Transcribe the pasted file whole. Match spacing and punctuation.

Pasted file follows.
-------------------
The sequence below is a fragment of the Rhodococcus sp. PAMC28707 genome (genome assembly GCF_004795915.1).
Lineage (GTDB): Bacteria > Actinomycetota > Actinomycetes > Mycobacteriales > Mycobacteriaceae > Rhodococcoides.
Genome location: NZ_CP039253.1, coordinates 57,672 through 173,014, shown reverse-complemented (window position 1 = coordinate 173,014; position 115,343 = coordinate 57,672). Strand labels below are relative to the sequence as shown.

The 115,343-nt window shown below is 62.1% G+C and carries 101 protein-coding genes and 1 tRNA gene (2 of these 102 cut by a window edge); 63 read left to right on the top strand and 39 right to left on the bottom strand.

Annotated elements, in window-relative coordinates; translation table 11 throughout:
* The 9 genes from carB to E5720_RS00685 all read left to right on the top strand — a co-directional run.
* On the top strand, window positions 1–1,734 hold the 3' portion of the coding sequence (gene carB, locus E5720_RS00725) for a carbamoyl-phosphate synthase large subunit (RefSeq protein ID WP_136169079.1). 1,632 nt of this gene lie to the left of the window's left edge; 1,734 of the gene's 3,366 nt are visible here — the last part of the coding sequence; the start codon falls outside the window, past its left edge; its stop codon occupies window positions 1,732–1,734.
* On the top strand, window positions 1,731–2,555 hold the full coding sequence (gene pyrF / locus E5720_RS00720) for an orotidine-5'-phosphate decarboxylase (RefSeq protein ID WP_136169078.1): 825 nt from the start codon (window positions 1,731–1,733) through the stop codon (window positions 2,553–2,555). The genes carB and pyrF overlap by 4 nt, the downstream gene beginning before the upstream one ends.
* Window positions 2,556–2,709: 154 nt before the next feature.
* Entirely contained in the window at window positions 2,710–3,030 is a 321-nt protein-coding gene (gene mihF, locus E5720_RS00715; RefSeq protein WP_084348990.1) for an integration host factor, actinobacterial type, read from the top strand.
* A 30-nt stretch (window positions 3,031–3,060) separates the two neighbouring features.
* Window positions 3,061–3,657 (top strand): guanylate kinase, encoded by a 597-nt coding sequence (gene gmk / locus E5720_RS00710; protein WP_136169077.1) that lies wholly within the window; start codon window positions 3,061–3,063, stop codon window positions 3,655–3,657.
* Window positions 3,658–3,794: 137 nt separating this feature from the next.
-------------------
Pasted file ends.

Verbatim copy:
The sequence below is a fragment of the Rhodococcus sp. PAMC28707 genome (genome assembly GCF_004795915.1).
Lineage (GTDB): Bacteria > Actinomycetota > Actinomycetes > Mycobacteriales > Mycobacteriaceae > Rhodococcoides.
Genome location: NZ_CP039253.1, coordinates 57,672 through 173,014, shown reverse-complemented (window position 1 = coordinate 173,014; position 115,343 = coordinate 57,672). Strand labels below are relative to the sequence as shown.

The 115,343-nt window shown below is 62.1% G+C and carries 101 protein-coding genes and 1 tRNA gene (2 of these 102 cut by a window edge); 63 read left to right on the top strand and 39 right to left on the bottom strand.

Annotated elements, in window-relative coordinates; translation table 11 throughout:
* The 9 genes from carB to E5720_RS00685 all read left to right on the top strand — a co-directional run.
* On the top strand, window positions 1–1,734 hold the 3' portion of the coding sequence (gene carB, locus E5720_RS00725) for a carbamoyl-phosphate synthase large subunit (RefSeq protein ID WP_136169079.1). 1,632 nt of this gene lie to the left of the window's left edge; 1,734 of the gene's 3,366 nt are visible here — the last part of the coding sequence; the start codon falls outside the window, past its left edge; its stop codon occupies window positions 1,732–1,734.
* On the top strand, window positions 1,731–2,555 hold the full coding sequence (gene pyrF / locus E5720_RS00720) for an orotidine-5'-phosphate decarboxylase (RefSeq protein ID WP_136169078.1): 825 nt from the start codon (window positions 1,731–1,733) through the stop codon (window positions 2,553–2,555). The genes carB and pyrF overlap by 4 nt, the downstream gene beginning before the upstream one ends.
* Window positions 2,556–2,709: 154 nt before the next feature.
* Entirely contained in the window at window positions 2,710–3,030 is a 321-nt protein-coding gene (gene mihF, locus E5720_RS00715; RefSeq protein WP_084348990.1) for an integration host factor, actinobacterial type, read from the top strand.
* A 30-nt stretch (window positions 3,031–3,060) separates the two neighbouring features.
* Window positions 3,061–3,657 (top strand): guanylate kinase, encoded by a 597-nt coding sequence (gene gmk / locus E5720_RS00710; protein WP_136169077.1) that lies wholly within the window; start codon window positions 3,061–3,063, stop codon window positions 3,655–3,657.
* Window positions 3,658–3,794: 137 nt separating this feature from the next.